This manual contains procedures for the
application of bioindication research using lichens for the assessment of environmental
conditions. The focus is on methods of quantitative evaluation of lichen
species in biological monitoring based on the use of poleotolerance classes and
lichen bioindication indexes.
This field study has instructional video
featuring real students conducting the ecological field techniques in nature. Each video
illustrates the primary instructional outcomes and the major steps in accomplishing the
task including reporting the results.
The response of biological objects to pollutants is significant for investigations of
environmental pollution caused by industrial means. A system of observations of the
response of biological objects to the impact of pollutants is called biological
Biological monitoring includes observation, assessment and forecast of changes in the
state of ecosystems and their elements caused by anthropogenic factors.
Lichens have been chosen as one of the main objects of global biological
monitoring. Lichens represent a peculiar group of spore plants consisting of two
components – a fungus and a single-celled or, rarely, filamentous algae,
which live together and function as one organism. The fungus performs the functions of
reproduction and feeding at the substratum, whereas the algae photosynthesize.
Lichens are very sensitive to nature and composition of the substratum; their
growth is dependent on microclimatic conditions and composition of air.
Due to the extraordinary longevity of lichens, they can be used for dating the age of
various objects over the range of several decades to thousands of years, based on
measurements of their thallus.
Lichens were chosen as an object of global monitoring due to the fact that they are
widespread on earth and their response to external influence is very strong, whereas their
own variability is small and extremely slow compared to other organisms.
Epiphytic lichens (or epiphytes), i.e. lichens growing on bark of trees, are
characterized with the most sensitivity among all ecological groups of lichens. Study of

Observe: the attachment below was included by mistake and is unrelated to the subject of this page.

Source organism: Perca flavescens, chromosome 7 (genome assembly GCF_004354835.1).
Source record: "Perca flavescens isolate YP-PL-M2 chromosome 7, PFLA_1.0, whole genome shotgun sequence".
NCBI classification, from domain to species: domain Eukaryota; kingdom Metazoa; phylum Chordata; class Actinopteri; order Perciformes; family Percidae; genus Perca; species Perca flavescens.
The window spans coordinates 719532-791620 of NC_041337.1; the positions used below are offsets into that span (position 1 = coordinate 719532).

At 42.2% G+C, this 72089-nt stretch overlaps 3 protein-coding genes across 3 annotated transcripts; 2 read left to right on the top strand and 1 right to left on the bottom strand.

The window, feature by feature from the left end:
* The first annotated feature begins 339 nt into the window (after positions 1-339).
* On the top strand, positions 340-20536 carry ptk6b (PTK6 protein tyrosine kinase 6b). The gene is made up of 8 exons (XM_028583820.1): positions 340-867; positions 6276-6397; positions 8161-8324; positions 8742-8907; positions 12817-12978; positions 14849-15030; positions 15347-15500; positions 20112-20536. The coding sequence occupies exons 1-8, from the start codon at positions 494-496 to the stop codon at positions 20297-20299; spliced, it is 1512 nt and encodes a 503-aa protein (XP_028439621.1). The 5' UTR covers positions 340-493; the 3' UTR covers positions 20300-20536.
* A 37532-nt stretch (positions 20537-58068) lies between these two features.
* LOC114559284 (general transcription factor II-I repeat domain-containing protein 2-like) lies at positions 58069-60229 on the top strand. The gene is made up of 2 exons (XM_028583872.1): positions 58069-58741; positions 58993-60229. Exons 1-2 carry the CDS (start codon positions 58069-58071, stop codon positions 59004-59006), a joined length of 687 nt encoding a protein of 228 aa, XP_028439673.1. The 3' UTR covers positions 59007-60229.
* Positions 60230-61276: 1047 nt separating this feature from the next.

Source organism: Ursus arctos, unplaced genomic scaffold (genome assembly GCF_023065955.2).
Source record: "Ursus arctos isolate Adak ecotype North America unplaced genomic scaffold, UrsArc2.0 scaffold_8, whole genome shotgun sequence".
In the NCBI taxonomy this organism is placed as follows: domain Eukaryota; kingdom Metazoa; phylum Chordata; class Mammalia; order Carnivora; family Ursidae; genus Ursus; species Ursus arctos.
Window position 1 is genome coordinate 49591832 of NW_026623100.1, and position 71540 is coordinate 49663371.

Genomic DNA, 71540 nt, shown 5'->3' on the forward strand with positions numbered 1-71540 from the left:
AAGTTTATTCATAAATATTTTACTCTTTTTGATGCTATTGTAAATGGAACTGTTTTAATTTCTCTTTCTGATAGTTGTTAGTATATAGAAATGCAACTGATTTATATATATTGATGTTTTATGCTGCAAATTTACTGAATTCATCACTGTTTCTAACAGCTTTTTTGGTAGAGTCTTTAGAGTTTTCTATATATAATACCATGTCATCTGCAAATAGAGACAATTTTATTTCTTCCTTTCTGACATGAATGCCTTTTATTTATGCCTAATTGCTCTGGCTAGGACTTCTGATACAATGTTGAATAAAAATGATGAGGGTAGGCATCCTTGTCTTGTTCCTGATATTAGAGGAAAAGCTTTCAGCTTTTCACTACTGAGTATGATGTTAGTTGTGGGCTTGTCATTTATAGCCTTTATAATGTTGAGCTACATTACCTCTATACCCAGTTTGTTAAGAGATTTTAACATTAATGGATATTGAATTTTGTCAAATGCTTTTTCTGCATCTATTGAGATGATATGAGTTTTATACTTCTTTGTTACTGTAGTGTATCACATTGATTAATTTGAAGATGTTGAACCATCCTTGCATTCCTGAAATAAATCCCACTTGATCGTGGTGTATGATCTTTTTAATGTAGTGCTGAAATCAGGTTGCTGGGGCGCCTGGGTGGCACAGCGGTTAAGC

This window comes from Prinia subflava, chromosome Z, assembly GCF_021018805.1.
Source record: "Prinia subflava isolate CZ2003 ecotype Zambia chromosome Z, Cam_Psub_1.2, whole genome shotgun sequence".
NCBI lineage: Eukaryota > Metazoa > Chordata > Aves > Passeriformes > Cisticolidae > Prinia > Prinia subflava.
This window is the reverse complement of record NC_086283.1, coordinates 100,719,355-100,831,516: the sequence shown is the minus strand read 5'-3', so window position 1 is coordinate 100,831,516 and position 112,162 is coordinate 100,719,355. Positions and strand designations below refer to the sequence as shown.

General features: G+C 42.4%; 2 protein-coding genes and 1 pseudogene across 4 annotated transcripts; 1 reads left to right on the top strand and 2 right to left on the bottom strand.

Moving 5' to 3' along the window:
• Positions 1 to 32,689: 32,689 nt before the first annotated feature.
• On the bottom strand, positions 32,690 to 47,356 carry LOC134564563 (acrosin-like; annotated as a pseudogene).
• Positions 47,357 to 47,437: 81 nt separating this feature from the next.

these species in large cities of the world revealed a number of general patterns: the more
industrialized the city is, the fewer species of lichens are found; the less the total
area of the tree trunk is covered with lichens, the lower the vitality of the lichens.
It has been discovered that when the level of air pollution increases, first fruticose
lichens disappear, then foliaceous lichens, and the last ones to disappear
are crustose (cork-forming) forms of lichens. Composition of lichen flora in
different areas of a city (in the center, in industrialized districts, in parks and in the
outlying districts) turned out to vary so great that researchers began to use lichens as
indicators of air pollution.
A Swedish scientist, R.Sernander, conducted one of the first studies in this field
in 1926. He pointed out a “lichen desert” in Stockholm (a center of the city and
industrialized areas with high level of air pollution) where lichens were almost
completely absent. He also noted a “competition zone” (districts of the city with
average level of air pollution) where the number of lichens was poor, and a “normal
zone” (outlying districts of the city) where many species of lichens were found.
Recently it was shown that among all components of polluted air, sulfur dioxide
(SO2) has the strongest negative influence on lichens. It was
experimentally proven that a concentration of sulfur dioxide equal to 0.03 – 0.1 mg/m3
(30-100 microgram/cubic meter) had an impact on many species of lichens. At that
concentration, brown spots appear in chloroplasts of alga cells and
degradation of chlorophyll begins. A concentration of sulfur dioxide equal to 0.5mg/ cubic
meter is harmful (even destructive) for all lichen species found in natural landscapes.
There is a group of poleotolerant species (resistant to pollution), that can
exist in rather polluted air.
In addition to sulfur dioxide, other pollutants including nitrogen oxides (NO,
NO2), carbon oxides (CO, CO2) and fluorine compounds also have an
adverse effect on lichens. Moreover, microclimatic conditions in cities have
changed greatly from their natural origins: cities are “drier” in cities, compared to
natural landscapes (approximately 5% drier) and 1-3% warmer. Cities are also characterized
by poorer natural illumination.
With this information in mind, lichens serve as integral indicators of the state of the
environment. The presence of Lichens in general indicates that abiotic
factors are favorable for life.
Most chemical compounds, having a negative impact on the flora of lichens, represent
the main chemical elements and substances found in the emissions of most industrial
objects. This information allows us to use lichens as indicators of the anthropogenic
All the above-mentioned factors helped to determine the application of lichens and
lichen bioindication in the system of global environmental monitoring. The present lesson
is also based on attempts to use lichens as bioindicators of the state of environment.
This lesson is aimed at assessment of spatial differences in air pollution based on the
use of lichens.
The following items will be required for the lesson: transparent overlay grid,
measuring tapes with millimeter points (1 meter long) and a compass.
General procedure of the research
This research, like many other studies devoted to environmental monitoring, is rather
difficult and has many different aspects. In this section, we will provide a general
description of the research as a whole, and then the following sections will focus on specificrules of lichenoindication studies, techniques of material collection, and methods
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